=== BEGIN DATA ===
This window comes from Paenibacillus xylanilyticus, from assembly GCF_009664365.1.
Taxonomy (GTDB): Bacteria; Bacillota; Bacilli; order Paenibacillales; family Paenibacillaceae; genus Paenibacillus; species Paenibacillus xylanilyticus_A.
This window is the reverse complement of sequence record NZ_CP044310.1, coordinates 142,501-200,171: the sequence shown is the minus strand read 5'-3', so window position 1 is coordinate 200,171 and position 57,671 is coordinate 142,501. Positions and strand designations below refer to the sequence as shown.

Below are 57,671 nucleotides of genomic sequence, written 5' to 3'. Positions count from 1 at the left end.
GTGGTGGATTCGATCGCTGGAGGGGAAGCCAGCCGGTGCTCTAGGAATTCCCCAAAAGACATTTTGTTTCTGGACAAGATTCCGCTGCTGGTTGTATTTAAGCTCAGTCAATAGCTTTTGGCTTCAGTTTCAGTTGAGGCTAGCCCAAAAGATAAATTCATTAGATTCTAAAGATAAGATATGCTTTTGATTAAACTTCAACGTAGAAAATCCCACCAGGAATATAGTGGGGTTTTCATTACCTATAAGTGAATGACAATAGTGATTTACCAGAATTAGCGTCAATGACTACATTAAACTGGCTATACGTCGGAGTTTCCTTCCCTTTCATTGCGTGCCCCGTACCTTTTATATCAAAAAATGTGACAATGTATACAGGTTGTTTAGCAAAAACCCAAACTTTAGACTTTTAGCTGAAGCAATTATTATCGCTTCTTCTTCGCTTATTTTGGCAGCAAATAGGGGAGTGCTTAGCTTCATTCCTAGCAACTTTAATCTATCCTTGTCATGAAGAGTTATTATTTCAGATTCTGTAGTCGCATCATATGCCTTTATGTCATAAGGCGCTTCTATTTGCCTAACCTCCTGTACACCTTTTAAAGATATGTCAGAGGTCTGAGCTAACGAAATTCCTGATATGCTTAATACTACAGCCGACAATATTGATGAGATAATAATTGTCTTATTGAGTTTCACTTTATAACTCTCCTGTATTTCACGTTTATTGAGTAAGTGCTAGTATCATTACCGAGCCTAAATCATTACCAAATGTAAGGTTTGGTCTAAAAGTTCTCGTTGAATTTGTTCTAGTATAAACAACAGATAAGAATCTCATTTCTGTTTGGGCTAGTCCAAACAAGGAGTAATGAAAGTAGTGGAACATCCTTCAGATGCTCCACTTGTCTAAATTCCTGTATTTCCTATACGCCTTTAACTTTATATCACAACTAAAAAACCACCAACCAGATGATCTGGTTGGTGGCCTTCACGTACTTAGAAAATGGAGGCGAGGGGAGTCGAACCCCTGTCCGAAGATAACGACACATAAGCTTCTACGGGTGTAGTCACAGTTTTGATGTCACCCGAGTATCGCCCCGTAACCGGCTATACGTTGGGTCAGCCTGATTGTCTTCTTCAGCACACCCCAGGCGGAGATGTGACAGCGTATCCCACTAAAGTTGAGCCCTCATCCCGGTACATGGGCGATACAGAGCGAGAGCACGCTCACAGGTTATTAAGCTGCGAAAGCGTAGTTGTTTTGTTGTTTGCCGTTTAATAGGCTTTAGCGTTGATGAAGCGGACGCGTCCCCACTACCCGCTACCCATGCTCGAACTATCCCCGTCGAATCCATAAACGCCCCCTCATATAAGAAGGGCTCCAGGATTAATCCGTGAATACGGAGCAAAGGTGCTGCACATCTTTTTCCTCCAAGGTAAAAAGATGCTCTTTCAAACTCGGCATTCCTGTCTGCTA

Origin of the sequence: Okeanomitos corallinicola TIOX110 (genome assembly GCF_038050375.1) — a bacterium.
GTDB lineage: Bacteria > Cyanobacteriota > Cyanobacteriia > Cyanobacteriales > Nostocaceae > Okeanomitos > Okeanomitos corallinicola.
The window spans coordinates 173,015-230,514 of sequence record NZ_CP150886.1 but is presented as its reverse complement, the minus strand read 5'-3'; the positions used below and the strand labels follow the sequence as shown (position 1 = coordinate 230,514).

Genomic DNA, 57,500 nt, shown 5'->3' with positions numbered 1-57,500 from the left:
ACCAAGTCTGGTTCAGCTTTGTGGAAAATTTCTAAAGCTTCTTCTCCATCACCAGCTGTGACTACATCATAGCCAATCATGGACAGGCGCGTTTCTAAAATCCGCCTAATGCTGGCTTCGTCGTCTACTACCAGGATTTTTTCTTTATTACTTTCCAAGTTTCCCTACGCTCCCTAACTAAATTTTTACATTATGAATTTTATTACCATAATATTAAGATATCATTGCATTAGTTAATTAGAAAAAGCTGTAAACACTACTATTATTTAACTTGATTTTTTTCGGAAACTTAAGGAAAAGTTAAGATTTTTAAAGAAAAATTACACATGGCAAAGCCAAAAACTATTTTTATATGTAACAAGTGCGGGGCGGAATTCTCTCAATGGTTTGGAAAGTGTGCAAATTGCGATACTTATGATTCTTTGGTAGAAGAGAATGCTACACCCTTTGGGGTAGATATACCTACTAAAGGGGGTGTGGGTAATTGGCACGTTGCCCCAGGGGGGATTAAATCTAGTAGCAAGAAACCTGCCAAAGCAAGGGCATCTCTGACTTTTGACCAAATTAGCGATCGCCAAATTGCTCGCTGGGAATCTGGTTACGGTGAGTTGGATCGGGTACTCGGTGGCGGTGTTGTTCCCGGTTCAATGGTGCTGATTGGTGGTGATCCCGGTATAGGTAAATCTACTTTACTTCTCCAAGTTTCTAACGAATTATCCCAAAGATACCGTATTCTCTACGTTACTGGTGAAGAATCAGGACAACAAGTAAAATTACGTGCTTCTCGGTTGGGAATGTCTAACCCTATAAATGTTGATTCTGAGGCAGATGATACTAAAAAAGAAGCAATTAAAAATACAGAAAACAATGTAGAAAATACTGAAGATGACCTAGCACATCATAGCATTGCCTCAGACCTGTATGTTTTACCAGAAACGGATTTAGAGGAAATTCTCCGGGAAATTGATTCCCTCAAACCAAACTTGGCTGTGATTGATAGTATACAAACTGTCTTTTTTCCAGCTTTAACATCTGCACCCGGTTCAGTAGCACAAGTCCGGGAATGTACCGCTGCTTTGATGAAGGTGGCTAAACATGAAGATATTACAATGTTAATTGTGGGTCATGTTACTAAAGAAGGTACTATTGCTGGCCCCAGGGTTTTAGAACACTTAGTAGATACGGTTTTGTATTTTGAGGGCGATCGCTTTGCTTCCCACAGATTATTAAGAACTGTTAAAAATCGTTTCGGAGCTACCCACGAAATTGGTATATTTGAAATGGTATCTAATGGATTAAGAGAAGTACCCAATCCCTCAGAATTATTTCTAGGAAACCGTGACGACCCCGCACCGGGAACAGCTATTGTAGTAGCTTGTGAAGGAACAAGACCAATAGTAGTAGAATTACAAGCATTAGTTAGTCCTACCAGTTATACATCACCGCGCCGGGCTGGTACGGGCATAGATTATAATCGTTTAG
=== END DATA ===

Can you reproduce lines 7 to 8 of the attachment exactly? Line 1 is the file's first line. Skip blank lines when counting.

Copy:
GTDB lineage: Bacteria > Cyanobacteriota > Cyanobacteriia > Cyanobacteriales > Nostocaceae > Okeanomitos > Okeanomitos corallinicola.
The window spans coordinates 173,015-230,514 of sequence record NZ_CP150886.1 but is presented as its reverse complement, the minus strand read 5'-3'; the positions used below and the strand labels follow the sequence as shown (position 1 = coordinate 230,514).